NEW YORK--You've seen how TV covers the immediate aftermath of a disaster. A tornado or earthquake or whatever has just ripped through a community. Rubble and bodies lie scattered. Asked to comment, stunned survivors weep and confirm the obvious--they've lost everything.
Then the reporter's wrap-up: "Now, the rebuilding begins. Back to you, Bob."
The impulse to clean up and move on after taking a hit is universal. But the underlying assumption--that everything will eventually be OK again--is uniquely American. Taking office four months into the economic collapse, President Barack Obama played to our belief that gumption cures everything, saying in his inaugural address: "Starting today, we must pick ourselves up, dust ourselves off and begin again the work of remaking America."
They don't roll that way in Yugoslavia, where Serbs still seethe over a battle fought in 1389. Nor in the Middle East, where displaced Palestinians hold on to deeds and house keys for homes they lost 60 years ago. People nurse resentments. They long for revenge.
Here in the United States, some estimate the true overall unemployment rate is more than 20 percent and rising. Corporations collected trillions of dollars in government bailouts, while ordinary workers got nothing. Millions of people are losing their homes to foreclosure, yet the president has yet to lift a finger to help them. Meanwhile, companies like Goldman Sachs are paying their officers obscene bonuses. How come there's no social unrest? Where's the outrage?
As the little girl in the Addams Family movie said: "Wait." In the meantime, Americans' tolerance for getting fired and becoming homeless owes everything to that trope: "Now, the rebuilding begins."
Lost your job? Hit monster.com and cut and paste your resume until your index finger turns sore. Lost your house to foreclosure? Your brother-in-law's couch will see you through. And those CEOs who profited from your misery? Admit it--you're jealous. You'd do the same if you were in their position.
But there's a rub. A big rub. After a layoff, the rebuilding doesn't begin.
"On average, most workers do not recover their old annual earnings" after being laid off, Till von Wachter, a Columbia University economist, tells The New York Times.
Wachter studied the income histories of workers who lost their jobs a quarter-century ago, during the Reagan recession of 1981-1985. The results were startling. "Even 15 to 20 years later, most on average had not returned to their old wage levels," he found.
The former layoff victims now earn 15 to 20 percent less than comparable workers who didn't get canned. "One of the main reasons for the [lower pay], according to economists, is that workers who endure a layoff are more likely to be laid off again," reports the Times.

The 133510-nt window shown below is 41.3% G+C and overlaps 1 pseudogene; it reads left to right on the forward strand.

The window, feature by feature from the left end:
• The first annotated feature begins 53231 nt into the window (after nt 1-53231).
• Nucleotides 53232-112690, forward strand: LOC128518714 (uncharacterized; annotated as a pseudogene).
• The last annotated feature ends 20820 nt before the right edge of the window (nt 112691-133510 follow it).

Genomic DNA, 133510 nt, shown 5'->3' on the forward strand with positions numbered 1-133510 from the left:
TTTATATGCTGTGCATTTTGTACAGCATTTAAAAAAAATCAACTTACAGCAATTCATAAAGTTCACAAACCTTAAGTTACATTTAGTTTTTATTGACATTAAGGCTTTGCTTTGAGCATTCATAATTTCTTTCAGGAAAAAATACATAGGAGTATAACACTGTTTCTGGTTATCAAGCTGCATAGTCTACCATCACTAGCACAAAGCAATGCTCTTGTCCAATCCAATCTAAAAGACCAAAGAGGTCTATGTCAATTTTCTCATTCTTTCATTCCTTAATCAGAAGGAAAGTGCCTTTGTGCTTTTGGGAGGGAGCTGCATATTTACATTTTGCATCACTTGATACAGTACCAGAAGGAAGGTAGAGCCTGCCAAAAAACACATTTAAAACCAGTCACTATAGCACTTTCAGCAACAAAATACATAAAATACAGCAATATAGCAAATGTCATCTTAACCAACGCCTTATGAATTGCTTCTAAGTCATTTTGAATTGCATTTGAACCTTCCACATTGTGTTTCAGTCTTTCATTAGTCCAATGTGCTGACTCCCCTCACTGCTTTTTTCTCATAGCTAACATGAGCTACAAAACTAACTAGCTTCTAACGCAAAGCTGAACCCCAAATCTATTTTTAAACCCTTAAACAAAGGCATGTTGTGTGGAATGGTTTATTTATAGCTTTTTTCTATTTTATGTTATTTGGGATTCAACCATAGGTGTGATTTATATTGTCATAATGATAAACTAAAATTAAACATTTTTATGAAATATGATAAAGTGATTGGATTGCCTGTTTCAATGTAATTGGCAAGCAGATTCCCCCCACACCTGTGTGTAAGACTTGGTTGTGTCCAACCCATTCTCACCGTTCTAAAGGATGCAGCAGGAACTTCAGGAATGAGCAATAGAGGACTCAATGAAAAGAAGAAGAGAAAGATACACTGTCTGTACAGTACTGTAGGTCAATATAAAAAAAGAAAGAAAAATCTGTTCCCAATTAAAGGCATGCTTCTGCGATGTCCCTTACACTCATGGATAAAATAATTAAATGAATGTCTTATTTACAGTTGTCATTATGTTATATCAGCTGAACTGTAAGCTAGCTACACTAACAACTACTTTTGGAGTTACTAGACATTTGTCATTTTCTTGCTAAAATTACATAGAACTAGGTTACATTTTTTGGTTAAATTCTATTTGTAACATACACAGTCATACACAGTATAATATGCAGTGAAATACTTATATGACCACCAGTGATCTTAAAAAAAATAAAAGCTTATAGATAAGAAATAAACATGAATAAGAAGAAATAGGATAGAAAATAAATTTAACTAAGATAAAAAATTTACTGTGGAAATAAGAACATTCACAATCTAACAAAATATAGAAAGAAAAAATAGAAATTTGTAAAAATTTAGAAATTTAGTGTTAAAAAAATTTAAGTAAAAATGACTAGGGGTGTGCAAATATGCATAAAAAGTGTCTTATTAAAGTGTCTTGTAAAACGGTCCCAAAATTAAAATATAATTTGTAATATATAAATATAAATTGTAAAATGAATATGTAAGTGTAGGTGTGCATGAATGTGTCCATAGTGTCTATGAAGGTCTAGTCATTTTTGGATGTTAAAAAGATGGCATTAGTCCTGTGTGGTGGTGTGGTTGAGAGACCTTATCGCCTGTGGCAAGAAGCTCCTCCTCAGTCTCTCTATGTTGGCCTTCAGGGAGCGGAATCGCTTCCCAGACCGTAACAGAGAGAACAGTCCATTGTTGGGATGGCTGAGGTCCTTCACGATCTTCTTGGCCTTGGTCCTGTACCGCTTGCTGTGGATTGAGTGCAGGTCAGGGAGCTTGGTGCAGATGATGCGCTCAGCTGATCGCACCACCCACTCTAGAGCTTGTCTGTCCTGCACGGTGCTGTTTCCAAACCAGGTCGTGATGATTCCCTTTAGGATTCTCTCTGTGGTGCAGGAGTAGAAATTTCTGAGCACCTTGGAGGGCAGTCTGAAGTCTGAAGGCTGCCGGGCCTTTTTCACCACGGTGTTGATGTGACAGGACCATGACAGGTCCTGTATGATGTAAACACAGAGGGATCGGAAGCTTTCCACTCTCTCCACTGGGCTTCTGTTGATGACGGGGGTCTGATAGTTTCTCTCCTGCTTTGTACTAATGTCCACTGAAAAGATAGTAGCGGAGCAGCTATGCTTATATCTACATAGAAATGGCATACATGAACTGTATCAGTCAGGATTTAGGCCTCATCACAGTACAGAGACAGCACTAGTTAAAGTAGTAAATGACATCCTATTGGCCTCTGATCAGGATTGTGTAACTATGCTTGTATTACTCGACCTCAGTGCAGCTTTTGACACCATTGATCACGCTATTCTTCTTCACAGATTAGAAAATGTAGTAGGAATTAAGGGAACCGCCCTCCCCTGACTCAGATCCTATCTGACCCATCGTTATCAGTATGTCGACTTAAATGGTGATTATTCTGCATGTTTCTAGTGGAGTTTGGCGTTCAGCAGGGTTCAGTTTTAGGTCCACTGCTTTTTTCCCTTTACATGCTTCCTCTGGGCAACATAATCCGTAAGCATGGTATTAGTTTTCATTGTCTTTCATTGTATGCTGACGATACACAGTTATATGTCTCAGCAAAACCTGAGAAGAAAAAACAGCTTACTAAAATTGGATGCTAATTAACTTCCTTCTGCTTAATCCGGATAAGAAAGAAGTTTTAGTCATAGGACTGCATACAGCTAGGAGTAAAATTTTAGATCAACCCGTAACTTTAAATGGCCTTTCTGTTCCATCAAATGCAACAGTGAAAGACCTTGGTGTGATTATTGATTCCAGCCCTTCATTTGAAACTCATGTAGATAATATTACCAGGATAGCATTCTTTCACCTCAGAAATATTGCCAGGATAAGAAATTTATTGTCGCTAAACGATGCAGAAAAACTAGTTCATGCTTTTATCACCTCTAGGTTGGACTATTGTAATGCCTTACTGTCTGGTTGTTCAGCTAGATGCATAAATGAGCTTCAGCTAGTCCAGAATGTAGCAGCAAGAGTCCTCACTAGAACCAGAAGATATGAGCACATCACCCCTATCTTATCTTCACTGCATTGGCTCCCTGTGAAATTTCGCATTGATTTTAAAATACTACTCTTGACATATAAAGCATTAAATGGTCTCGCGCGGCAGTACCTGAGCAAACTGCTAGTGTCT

"What tends to happen is the worker has to start over with a new employer, sometimes in a new industry," explains UC Davis economics professor Ann Huff Stevens. "You're at the bottom of the totem pole again."
Many of the people Wachter studied "had been forced to drastically change their lifestyles to cope with lower incomes. Several have struggled with long bouts of unemployment. Some were laid off several times. Many have been forced to lean heavily on spouses' incomes."
Layoff victims followed the rules. But it didn't do any good. During the 1980s and 1990s the rich got richer, the poor got poorer, and the middle class withered away. Now, among industrialized nations, only Russia has a smaller middle class and higher poverty rate than the United States.
Maybe the rest of the world has it right. If Americans began holding grudges against the corporate chiefs and politicians who exploit their labor and rip them off, they wouldn't have to silently absorb losing their jobs so some rich executive can give himself another raise.
There is a better way: Ban layoffs.
Outlawing layoffs would mean getting rid of the brutal concept of "at will" employment. In the United States, employers can hire and fire you whenever they feel like it. There are limited exceptions. It's illegal to fire you because of your race or because you refused a sexual advance, for example. But you have to hire a lawyer and go to court to enforce that law. In general, employers hold all the cards.
In France, on the other hand, almost every worker receives a written employment contract. Almost all French employment contracts are for an indefinite term. You can keep your job as long as you--not your boss--feel like it.
Firing an employee in France is hard. "Dismissals are subject to stringent, and often bureaucratic, procedural statutory constraints," says the Parisian law firm Triplet & Associes. "Redundancies, or layoffs on economic grounds, are subject to separate and complex procedural and substantive constraints particularly in the case of multiple dismissals ... It is extremely easy and at virtually no cost for an employee to start litigation against his (ex) employer before separate Labor Courts ... It is rare that the plaintiff be other than an employee and just as rare that claims be dismissed with no award whatsoever being made against the employer."
French workers don't have to dig out of nearly as many layoffs. When they do, they're entitled to generous severance packages.
Don't these pro-worker protections allow slackers to keep their jobs? Don't they hurt the economy? Nope. According to the Organization for Economic Cooperation and Development, hourly productivity is higher in France than in the United States.
It's time to eliminate the barbaric wage slavery of "at will" employment. Only then can the rebuilding--of the American middle class--truly begin.
Ted Rall, president of the Association of American Editorial Cartoonists, is author of the books To Afghanistan and Back and Silk Road to Ruin.